Uh, yeah, 1924 Pirandello is coming next week. Henry James was just too interesting to abandon this week.

    Yes, more such events, please.

  • November 1, 2015 at 2:12 am

    Yes yes yes! This was a brilliant idea. And more lead time would perhaps enable me to post a review during the event. (I did read at least one book but couldn’t fit in a post about it yet — coming soon.)

    I think any year would yield its unexpected gems as well as the known titles. I’d look forward to seeing what emerges from a seemingly random choice.

    • November 2, 2015 at 4:03 pm

      Aw, thanks Lory, and thanks for the enthusiasm – I’m looking forward to your post!
      I do love the slightly random nature of it too.

  • November 1, 2015 at 4:35 am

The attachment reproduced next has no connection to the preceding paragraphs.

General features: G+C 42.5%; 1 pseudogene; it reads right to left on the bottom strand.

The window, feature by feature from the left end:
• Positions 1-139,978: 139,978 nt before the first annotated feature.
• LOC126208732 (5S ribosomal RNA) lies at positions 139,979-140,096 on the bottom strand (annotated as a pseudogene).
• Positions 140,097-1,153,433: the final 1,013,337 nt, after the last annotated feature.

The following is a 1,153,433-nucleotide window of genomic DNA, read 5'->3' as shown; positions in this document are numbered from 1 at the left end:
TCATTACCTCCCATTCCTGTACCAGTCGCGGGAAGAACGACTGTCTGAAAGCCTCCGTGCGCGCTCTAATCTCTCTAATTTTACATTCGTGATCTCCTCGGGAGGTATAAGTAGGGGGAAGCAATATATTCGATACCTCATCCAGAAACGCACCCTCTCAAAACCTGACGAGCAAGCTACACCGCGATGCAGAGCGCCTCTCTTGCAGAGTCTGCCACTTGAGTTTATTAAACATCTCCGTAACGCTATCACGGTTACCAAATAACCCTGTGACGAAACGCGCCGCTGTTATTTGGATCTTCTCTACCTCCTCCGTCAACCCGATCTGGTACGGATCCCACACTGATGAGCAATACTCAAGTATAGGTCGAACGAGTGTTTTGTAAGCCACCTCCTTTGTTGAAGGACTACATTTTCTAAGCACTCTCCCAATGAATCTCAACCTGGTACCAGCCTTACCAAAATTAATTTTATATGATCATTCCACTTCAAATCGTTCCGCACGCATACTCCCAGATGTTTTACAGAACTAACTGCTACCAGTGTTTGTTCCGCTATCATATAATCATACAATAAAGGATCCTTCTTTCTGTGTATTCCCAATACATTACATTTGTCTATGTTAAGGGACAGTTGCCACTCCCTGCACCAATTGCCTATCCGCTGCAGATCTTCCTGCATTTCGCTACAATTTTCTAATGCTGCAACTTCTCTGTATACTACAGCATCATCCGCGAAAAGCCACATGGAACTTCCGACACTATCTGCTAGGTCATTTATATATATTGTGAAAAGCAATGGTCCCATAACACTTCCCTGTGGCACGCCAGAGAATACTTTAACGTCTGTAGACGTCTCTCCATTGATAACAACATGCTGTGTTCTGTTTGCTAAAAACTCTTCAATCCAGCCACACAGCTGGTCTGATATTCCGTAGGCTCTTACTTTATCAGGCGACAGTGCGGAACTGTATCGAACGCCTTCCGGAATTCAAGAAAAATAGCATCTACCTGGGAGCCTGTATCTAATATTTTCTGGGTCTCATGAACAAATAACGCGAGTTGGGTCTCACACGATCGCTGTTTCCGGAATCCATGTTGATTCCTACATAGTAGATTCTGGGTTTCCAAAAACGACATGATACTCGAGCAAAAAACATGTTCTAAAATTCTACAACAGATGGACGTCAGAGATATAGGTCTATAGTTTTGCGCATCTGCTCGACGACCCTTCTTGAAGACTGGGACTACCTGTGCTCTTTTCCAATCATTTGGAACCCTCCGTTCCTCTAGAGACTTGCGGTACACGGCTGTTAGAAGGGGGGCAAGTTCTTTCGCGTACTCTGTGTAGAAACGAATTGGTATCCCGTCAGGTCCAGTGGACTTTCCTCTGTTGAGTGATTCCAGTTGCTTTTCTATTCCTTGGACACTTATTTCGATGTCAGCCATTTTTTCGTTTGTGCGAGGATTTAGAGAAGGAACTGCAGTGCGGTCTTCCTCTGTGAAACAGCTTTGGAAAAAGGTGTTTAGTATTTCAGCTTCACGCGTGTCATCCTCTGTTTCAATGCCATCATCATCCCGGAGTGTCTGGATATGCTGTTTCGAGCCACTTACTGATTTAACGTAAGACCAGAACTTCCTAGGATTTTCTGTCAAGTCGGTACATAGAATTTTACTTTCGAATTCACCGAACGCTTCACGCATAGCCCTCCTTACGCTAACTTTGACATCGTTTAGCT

Enjoyed the exercise and will be reading all the reviews published. A little preparation time in advance would be nice. One suggestion might be to chronologically tackle the years, 1924 onward. That way the emergence of new writers/ writing styles / historical events affecting writing might be better appreciated. Hope this will be a biannual event! Thank you.

    • November 2, 2015 at 4:04 pm

      There will be definitely be more preparation time next time around! Going year by year is a good idea, but I wonder if it will end up being too similar to 1924? I quite like the idea of darting about. But, yes, there does seem to be enough enthusiasm to make it biannual!

      • November 3, 2015 at 12:36 am

        I think the subsequent years might be quite overlapping in retrospect. I quite like the idea of a pre-war (as suggested) or a war year.

  • November 1, 2015 at 4:46 am

    Oh, I think it’s a great idea. I didn’t learn about the 1924 club in time to participate, but, I’d definitely be interested in participating in future events. And I think any year would be interesting.

    • November 2, 2015 at 4:06 pm

      Thanks Becky! Sorry, there was hardly any prep time for 1924 – but the next one definitely will have :)

    • November 2, 2015 at 4:06 pm

      Great, thanks Margaret!

  • November 1, 2015 at 9:06 am